Abstract and Keywords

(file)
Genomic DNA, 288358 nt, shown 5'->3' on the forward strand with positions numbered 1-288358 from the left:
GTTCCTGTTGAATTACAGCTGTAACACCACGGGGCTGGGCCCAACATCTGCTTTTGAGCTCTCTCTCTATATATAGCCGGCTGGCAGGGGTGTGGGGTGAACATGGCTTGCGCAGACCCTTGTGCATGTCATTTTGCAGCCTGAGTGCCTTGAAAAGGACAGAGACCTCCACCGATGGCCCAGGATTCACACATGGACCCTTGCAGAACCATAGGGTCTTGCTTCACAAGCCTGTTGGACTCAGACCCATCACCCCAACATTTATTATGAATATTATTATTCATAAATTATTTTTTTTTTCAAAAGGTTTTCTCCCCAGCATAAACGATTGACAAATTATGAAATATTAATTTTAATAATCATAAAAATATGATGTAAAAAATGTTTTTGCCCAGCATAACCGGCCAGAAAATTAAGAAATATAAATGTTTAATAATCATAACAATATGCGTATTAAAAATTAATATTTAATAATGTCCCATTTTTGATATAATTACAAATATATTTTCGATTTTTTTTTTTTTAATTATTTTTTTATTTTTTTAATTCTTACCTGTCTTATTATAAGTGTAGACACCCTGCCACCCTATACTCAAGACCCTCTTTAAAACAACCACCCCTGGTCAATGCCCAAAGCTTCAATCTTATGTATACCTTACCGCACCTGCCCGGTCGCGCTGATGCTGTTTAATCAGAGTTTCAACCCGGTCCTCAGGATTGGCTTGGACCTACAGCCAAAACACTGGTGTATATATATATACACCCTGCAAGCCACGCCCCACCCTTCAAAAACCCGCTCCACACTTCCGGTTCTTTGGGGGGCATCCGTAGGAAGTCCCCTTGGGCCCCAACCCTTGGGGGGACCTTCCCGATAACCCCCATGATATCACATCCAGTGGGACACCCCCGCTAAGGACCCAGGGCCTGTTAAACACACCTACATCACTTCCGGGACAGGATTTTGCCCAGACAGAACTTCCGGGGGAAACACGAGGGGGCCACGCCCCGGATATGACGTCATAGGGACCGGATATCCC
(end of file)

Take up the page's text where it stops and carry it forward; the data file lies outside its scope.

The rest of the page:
This article appears in the Oxford Handbook of New Audiovisual Aesthetics edited by John Richardson, Claudia Gorbman, and Carol Vernallis. Film in the digital era is increasingly developing as a sensory experience. Sounds and images together yield sensations that can approximate senses other than sight and hearing. Cinema can thus render (as distinct from reproduce) the coolness of the wet spray experienced by a fountain, for example, or speed, force, materiality, hollowness, heaviness, and so forth. At the same time, the nature of recording and filming takes sounds and images out of their real multisensory context and creates sensory isolates. Those who study film, games, and other audiovisual media should not to ignore their trans-sensory aspects.
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